Second, the Presidential Advisory Commission on Holocaust Assets in the U.S., chaired by Edgar Bronfman and I mentioned Ken Klothen's presence, is building on and continue the work begun by the interagency working group that produced our 1997 and 1998 reports, as well as the 1998 Washington Conference. Bill and a lot of his colleagues -- Bill Slaney -- are in the audience, and we appreciate the work that they did. This Commission is now fully operational. The Commission has three teams of researchers now at work investigating art, cultural property, gold and other financial assets of Holocaust victims that came into the possession or control of the U.S. Government. When the President signed the legislation creating the Commission, he said that the Commission would send a strong message at home and abroad that would determine to acknowledge and address the fate of Holocaust assets in the U.S. I'm confident that under the leadership of Mr. Bronfman and Ken Klothen -- and I'm pleased to serve on that Commission as well -- that its ongoing work and final report to the President will do precisely that.

The issue of Holocaust-era insurance claims was one of the most complex and difficult challenges facing the Washington Conference. The establishment of the International Commission on Holocaust-era insurance claims, chaired by former Secretary of State Larry Eagleburger, is a particularly encouraging development because it offers an efficient and effective means of advancing the swift and just resolution of this issue. By bringing together key actors, such as insurance regulators, insurance companies in Europe and Jewish groups, we're helping to ensure that the goals and purposes of the Commission will be met.

We, at the State Department, are fully committed to make every effort to find justice for Holocaust survivors in this area, and we're pleased with the progress of the international commission so far achieved. Indeed, at their May 6 meeting in London, a breakthrough was announced on the key issues of evaluation of policies -- the concept being to use real values issued before and during World War II -- and of the dating of when it would be the responsibility for countries whose insurers were nationalized to assume those responsibilities and when it would be the responsibility of private companies.

The international commission has given evidence of its capacity to produce tangible results by beginning a fast track for payments to Holocaust survivors on claims already submitted to the National Association of Insurance Commissioners, to state insurance commissioners, and to European insurers.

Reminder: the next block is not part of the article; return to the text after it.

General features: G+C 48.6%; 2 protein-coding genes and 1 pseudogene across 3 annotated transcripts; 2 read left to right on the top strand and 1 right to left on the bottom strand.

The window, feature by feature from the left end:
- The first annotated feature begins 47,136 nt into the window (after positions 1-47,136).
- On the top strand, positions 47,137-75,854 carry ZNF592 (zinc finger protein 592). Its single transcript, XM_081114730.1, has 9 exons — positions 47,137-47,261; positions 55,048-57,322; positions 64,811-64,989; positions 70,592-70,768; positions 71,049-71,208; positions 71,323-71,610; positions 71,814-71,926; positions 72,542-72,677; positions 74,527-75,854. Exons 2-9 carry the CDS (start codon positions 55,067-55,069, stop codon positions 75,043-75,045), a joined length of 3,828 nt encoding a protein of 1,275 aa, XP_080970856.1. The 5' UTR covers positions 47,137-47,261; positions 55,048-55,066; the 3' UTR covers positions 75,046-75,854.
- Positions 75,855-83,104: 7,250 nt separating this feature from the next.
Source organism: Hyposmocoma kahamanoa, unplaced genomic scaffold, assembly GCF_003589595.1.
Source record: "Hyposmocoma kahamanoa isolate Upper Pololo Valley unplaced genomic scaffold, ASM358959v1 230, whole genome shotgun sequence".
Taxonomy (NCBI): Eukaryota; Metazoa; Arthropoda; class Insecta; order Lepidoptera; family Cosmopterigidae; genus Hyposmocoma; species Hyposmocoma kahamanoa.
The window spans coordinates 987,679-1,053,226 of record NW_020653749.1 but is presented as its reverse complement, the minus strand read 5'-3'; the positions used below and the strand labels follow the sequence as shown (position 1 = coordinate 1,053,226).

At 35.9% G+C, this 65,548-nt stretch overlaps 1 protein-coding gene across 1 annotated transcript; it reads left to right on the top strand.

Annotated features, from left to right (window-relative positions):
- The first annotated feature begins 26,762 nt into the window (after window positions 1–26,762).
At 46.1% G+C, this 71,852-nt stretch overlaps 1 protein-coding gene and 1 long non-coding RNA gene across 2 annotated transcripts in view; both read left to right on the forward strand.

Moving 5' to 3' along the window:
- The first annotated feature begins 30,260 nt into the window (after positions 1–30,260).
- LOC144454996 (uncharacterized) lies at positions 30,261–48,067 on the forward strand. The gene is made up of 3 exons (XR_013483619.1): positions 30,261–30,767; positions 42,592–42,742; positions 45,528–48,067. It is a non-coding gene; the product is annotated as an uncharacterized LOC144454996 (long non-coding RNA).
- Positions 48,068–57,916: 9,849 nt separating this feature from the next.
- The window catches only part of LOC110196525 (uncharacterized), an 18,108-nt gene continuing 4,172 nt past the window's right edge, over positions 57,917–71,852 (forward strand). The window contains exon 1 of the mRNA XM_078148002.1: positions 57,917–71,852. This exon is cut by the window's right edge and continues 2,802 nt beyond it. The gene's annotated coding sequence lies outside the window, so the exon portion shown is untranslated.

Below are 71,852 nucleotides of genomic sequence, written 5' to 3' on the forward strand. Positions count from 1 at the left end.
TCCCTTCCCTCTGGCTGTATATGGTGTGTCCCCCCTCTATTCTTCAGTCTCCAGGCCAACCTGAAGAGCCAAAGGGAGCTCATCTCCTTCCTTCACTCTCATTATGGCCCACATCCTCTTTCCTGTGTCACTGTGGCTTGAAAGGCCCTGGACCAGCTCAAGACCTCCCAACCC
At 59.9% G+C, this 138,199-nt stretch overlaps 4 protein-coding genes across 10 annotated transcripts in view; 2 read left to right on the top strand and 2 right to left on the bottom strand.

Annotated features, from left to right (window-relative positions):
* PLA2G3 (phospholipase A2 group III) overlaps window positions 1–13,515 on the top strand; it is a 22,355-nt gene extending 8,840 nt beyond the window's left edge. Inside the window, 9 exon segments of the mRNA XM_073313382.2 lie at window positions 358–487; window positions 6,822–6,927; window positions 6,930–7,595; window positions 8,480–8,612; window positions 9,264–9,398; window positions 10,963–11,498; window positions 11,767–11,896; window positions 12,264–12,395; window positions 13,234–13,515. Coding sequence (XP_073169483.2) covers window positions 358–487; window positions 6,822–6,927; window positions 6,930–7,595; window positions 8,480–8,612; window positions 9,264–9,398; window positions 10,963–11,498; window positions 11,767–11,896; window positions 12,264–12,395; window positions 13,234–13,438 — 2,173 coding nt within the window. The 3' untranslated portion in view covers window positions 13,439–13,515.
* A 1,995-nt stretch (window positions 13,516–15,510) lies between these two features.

There's more to be done. The member companies in the Eagleburger Commission represented only a minority of companies that issued insurance policies during the Holocaust era. Secretary Eagleberger, J.D. Bindenagel, and I have approached other European insurers who issued policies during the Holocaust era to encourage them to join this historic effort, and they're beginning to pay off.

France joined the commission soon after it was formed at the last meeting. The Polish Government joined and contributed to the Commission's successful claims decision process. Commission Chairman Eagleburger recently met with Czech President Havel, whose government will be joining at the next meeting. And in the private sector, there are companies, whether they are subject to Europe's regulatory jurisdiction or not, who are considering their participation also in this Commission.

In light of these developments, sanctions against companies participating in the Eagleburger Commission would gravely undermine the Commissions' work, to the ultimate disadvantage of Holocaust survivors. We appeal very strongly to all the insurance commissioners in all 50 states to recognize the importance of a safe harbor for all of those insurers who are actively working - and there are now five -- within the commission, with more coming -- as I've mentioned, the Polish and other insurers.

It would be a detriment to keeping those already in the Commission working in a cooperative way, opening their archives; and it would be a further detriment to the encouragement of additional companies to come into the Commission if companies were still subject to sanctions even if they're participating actively and cooperatively in the Commission's work.